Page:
With the beginning of the school year upon us, there seems to be a growing concern in the community about speeding problems. Commuter time overlaps school bus schedules and inevitably, people will be in a hurry during prime commuting time. However, residents need to remember that there are precious little ones lining these streets during these times as well.
Children waiting at bus stops on busy streets are not always as aware of their surrounding as they should be and adults need to remember that following the speed limit is not only the law, but it could potentially save a life. According to the AAA Foundation for Traffic Safety, a pedestrian struck by a vehicle traveling at 25 miles per hour is nearly two-thirds less likely to be killed as compared to a pedestrian struck by one traveling just 10 miles per hour faster.
One area that seems to be a big problem is Old Highway Road. The construction on I-84 has contributed to an increase in traffic in this area and speed is a big concern. This is a long road and it is easy to pick up speed in some places, but there are several bus stops on this stretch and slowing down is vital. One concerned parent specifically asked that if you know anyone driving big trucks on this road, please ask them to watch their speed, as they are generally the biggest offenders according to local residents.
The following is a list of tips from the AAA Foundation for Traffic Safety:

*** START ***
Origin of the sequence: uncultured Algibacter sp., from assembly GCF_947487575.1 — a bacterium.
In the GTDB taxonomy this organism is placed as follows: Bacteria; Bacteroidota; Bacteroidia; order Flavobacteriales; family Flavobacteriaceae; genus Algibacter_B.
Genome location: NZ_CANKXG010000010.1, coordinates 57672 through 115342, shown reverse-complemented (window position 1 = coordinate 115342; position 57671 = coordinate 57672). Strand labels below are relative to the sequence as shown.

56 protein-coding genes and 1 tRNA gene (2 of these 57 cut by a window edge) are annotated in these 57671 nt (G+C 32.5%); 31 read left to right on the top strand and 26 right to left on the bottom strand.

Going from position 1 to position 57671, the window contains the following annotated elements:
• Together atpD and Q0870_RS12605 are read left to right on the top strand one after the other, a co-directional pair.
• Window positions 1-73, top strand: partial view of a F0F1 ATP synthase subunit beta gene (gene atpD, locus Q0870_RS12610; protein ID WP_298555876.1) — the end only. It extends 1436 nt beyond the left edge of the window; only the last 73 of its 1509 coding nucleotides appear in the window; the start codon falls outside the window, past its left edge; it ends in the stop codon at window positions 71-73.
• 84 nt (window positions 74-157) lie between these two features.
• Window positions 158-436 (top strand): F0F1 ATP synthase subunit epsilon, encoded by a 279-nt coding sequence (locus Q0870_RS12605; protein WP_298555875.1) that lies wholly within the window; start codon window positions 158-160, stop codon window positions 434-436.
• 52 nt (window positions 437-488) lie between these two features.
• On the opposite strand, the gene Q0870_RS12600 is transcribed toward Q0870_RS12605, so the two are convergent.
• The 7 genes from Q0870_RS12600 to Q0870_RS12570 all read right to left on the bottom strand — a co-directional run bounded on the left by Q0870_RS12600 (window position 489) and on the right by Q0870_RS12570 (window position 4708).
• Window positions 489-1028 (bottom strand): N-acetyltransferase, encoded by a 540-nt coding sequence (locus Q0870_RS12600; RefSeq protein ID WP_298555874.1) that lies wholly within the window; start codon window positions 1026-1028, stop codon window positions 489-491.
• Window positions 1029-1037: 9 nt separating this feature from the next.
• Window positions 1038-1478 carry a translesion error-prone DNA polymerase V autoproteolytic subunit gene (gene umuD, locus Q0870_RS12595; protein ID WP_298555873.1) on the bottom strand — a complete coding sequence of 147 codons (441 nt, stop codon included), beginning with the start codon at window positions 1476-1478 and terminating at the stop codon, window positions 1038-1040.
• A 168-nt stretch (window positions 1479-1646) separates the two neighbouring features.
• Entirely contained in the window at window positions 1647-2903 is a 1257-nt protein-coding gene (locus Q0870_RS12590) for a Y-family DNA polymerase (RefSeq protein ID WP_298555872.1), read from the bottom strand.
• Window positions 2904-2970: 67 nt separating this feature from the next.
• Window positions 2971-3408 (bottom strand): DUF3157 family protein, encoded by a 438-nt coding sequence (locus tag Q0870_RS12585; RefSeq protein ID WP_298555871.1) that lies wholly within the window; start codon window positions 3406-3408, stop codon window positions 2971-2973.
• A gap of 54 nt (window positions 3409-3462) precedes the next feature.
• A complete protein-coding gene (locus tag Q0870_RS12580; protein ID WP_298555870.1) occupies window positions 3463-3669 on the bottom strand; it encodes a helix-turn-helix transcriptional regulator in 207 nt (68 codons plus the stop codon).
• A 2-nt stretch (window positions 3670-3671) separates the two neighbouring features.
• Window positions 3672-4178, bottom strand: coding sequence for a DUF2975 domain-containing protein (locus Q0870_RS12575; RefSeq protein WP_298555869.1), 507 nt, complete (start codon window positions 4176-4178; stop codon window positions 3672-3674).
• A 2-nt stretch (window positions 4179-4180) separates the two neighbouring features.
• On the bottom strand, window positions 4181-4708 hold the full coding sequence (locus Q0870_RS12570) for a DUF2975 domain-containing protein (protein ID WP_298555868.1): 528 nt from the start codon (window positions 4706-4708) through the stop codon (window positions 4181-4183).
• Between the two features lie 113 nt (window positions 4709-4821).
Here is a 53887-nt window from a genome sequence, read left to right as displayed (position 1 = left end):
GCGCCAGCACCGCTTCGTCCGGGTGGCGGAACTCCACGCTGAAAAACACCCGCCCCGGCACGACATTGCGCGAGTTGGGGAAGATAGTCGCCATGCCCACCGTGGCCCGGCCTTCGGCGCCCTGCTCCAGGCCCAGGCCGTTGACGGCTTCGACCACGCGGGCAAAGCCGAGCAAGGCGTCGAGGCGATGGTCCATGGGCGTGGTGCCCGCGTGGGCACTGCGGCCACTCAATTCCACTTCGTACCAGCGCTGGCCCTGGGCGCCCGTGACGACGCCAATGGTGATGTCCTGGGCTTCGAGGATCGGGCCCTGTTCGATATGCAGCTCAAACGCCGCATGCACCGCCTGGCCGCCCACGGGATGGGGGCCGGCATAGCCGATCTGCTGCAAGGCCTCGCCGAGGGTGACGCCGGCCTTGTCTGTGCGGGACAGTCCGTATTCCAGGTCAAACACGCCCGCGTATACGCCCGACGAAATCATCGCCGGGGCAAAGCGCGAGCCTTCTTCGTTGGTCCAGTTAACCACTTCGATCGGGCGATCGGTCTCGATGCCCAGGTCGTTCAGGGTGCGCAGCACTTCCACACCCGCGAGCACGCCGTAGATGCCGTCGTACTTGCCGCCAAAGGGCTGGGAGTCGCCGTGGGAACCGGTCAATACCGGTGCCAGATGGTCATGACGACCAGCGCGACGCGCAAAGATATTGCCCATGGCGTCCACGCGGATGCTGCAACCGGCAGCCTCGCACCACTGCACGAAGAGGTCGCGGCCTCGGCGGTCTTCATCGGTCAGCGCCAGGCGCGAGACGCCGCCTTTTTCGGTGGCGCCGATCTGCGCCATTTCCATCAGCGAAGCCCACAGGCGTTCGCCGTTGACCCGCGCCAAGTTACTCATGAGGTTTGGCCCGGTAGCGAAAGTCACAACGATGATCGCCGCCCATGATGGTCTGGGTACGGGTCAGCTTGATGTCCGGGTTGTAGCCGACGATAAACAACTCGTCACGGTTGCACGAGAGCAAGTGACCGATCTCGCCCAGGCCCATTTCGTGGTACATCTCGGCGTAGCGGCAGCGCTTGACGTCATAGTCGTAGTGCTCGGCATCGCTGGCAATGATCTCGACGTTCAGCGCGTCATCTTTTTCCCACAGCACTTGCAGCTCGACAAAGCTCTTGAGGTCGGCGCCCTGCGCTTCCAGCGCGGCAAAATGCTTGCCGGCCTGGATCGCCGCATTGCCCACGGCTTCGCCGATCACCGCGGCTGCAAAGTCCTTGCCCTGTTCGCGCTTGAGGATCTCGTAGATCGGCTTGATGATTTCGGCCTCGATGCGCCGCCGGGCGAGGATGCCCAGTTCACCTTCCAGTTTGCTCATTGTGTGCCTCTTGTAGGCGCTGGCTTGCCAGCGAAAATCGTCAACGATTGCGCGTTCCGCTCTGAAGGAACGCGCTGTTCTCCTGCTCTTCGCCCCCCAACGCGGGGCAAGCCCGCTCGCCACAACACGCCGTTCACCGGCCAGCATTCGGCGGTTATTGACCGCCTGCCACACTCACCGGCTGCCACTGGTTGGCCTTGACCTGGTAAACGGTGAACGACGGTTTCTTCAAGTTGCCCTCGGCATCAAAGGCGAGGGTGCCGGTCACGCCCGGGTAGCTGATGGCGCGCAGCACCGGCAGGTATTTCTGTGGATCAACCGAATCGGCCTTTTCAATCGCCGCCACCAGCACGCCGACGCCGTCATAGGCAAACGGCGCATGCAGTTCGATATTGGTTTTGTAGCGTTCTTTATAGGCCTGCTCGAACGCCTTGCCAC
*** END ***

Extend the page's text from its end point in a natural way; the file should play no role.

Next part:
Slow down. Speed limits in school zones are reduced for a reason.
Eliminate distractions. Children often cross the road unexpectedly and may emerge suddenly between two parked cars. Research shows that taking your eyes off the road for just two seconds doubles your chances of crashing.
Reverse responsibly. Every vehicle has blind spots. Check for children on the sidewalk, driveway and around your vehicle before slowly backing up. Teach your children to never play in, under or around vehicles, even those that are parked.
Talk to your teen. Car crashes are the leading cause of death for teens in the United States, and more than one in four fatal crashes involving teen drivers occur during the after-school hours of 3 to 7 p.m. Get evidence-based guidance and tips at TeenDriving.AAA.com.
Come to a complete stop. Research shows that more than one third of drivers roll through stop signs in school zones or neighborhoods. Always come to a complete stop, checking carefully for children on sidewalks and in crosswalks before proceeding.
Watch for bicycles. Children on bikes are often inexperienced, unsteady and unpredictable. Slow down and allow at least three feet of passing distance between your vehicle and the bicycle. If your child rides a bicycle to school, require that they wear a properly-fitted bicycle helmet on every ride.
Choose the safest route. If children are walking to school, parents should choose the safest route and then walk with your children along the route so they are comfortable and knowledgeable with it.
Practice safe pedestrian habits. While walking with your children, show how to stop and look for vehicles backing out of driveways. Explain to your children how to cross at intersections where there are signals and where there are no signals. Help children know the importance of always walking on the sidewalk and never crossing in the middle of the street. Be an example of good pedestrian habits whenever you are walking with your children.